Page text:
According to Papadopoulos's plea agreement with the government, he faces an estimated sentencing guidelines range of between zero and six months in prison and a fine between $500 and $9,500. Both sides reserved the right to ask for sentences above or below those ranges. His next court date is Jan. 22, 2018, according to the docket. No sentencing date has been set.
Papadopoulos is a lesser-known former foreign policy adviser to Trump who joined the president's campaign in March 2016.
In August, the Washington Post reported that just days after Trump announced the composition of his foreign policy team, Papadopoulos sent an email titled “Meeting with Russian Leadership - Including Putin” to seven officials on the Trump campaign. Papadopoulos offered to arrange “a meeting between us and the Russian leadership to discuss US-Russia ties under President Trump,” which was met with resistance and concern from the Trump team, the Post reported.
The leaders of the Senate Intelligence Committee recently told BuzzFeed News that Papadopoulos is a "person of interest" in their investigation into Russian interference, with committee Vice Chair Mark Warner adding that they hoped to interview Papadopoulos but "he is not often in the country."
Little was known about Papadopoulos — a young, self-described energy consultant and researcher who says he graduated from DePaul University in 2009 — when Trump revealed his name and those of his other foreign policy advisers to the Washington Post in March. The Post reported at the time that many energy experts in Washington, London, and New York hadn’t heard of Papadopoulos.
A LinkedIn page for Papadopoulos says he remained with the Trump campaign until January of this year. Now, he is listed as an “Oil, gas and policy consultant” and as a member of the Cyprus-based International Presidential Business Advisory Council.
Details from the Manafort and Gates indictment
The indictment against Manfort and Gates — signed solely by Mueller — alleges that they worked from 2006 to 2015 as unregistered agents for the Ukrainian government and former Ukrainian president Viktor Yanukovych, and laundered millions of dollars that they earned in order to hide the profits from US authorities.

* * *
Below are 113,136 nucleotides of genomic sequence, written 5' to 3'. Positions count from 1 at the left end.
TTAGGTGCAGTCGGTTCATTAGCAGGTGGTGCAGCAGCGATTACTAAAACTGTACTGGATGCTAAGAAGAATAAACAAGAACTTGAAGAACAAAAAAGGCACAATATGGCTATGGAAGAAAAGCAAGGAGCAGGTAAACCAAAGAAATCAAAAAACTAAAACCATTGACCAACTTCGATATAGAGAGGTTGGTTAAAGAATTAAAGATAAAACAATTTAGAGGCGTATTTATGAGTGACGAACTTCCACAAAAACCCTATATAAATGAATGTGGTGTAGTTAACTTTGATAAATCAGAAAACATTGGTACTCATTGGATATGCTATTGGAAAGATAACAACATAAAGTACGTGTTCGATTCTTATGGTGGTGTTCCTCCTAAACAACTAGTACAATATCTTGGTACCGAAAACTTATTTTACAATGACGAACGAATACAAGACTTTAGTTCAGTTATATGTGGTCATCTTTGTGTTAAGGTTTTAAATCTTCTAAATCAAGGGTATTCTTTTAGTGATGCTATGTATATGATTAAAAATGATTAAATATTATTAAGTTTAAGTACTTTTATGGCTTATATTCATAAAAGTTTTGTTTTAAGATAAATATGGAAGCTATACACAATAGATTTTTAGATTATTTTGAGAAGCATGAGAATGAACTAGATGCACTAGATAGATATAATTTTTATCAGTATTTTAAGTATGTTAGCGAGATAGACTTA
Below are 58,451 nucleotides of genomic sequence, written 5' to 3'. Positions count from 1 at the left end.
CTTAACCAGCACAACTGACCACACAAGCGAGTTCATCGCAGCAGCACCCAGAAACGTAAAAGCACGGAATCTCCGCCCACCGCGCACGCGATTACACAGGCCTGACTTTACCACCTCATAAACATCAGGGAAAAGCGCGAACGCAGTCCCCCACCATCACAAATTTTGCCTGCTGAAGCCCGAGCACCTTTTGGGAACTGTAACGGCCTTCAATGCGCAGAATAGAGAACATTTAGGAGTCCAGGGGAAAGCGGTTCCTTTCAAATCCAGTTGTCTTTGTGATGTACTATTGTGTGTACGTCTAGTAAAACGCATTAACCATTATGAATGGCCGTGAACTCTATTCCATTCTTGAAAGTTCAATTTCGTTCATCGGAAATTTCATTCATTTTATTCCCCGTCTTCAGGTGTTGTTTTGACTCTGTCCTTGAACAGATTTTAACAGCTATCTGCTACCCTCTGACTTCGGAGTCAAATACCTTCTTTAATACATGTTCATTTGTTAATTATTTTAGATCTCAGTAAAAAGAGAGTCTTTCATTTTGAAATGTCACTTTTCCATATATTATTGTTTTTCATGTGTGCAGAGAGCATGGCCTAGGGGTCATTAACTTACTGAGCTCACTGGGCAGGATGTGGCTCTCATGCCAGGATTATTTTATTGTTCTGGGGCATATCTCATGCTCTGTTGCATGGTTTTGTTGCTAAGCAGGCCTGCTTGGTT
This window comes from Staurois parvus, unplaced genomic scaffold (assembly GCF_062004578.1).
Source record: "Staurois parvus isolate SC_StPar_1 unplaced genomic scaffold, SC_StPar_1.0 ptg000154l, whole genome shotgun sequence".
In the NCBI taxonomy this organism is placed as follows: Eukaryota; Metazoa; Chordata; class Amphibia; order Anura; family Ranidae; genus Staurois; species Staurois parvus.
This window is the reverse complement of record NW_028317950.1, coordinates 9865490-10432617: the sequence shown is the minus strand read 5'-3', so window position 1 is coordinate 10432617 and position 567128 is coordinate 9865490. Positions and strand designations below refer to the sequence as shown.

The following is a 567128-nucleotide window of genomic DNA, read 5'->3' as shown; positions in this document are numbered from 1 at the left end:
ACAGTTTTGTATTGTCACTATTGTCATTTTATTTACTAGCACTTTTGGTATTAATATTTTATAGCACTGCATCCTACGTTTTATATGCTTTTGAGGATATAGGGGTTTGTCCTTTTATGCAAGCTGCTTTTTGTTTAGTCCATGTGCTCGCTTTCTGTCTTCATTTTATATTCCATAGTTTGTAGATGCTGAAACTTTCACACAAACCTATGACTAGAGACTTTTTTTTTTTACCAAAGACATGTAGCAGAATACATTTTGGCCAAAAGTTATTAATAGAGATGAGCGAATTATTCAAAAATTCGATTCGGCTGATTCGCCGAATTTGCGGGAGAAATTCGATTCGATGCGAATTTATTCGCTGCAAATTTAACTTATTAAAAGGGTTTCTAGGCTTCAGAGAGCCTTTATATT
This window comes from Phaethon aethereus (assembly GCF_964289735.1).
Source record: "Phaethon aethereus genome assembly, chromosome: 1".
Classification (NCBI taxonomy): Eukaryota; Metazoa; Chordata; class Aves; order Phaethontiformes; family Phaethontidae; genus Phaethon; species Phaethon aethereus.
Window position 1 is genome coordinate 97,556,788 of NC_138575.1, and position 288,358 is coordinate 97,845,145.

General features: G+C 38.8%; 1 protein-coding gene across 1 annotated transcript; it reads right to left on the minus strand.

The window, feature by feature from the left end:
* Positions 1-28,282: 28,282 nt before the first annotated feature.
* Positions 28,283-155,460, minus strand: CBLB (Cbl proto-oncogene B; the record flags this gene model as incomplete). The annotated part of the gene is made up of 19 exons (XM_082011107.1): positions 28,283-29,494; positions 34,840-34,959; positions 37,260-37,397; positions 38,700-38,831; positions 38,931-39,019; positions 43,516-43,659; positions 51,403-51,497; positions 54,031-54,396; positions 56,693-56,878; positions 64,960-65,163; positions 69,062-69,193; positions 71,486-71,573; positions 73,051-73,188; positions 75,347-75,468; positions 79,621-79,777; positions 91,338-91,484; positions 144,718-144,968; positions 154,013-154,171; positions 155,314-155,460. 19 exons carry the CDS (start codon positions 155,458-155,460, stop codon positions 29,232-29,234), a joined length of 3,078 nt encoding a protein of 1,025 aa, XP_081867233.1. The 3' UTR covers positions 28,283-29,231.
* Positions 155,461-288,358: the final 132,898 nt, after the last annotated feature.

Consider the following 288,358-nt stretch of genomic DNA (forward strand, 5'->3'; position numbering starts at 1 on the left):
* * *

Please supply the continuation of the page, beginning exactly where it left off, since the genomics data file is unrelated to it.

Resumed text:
The payments for real estate and personal expenses detailed by prosecutors predated Manafort's time working on Trump's campaign in 2016.
According to the indictment, the Justice Department reached out to Manafort and Gates in September 2016 in response to news reports to ask if they'd be acting as unregistered agents for foreign principals — a month after Manafort had resigned as campaign chairman.
"Manafort used his hidden overseas wealth to enjoy a lavish lifestyle in the United States, without paying taxes on that income," prosecutors alleged. "Manafort, without reporting this income to his tax preparer or the United States, spent millions of dollars on luxury goods and services for himself and his extended family through payments wired from offshore nominee accounts to United States vendors."
Manafort and Gates together face 12 felony counts, including conspiracy to launder money, being an unregistered agent of a foreign principal, violating the Foreign Agents Registration Act, making false statements, and seven counts of failure to file reports of foreign bank and financial accounts. The conspiracy charge has a maximum penalty of 20 years in prison. The failure to file reports counts have maximum penalties of 10 years in prison, and the rest of the charges carry a maximum penalty of five years in prison.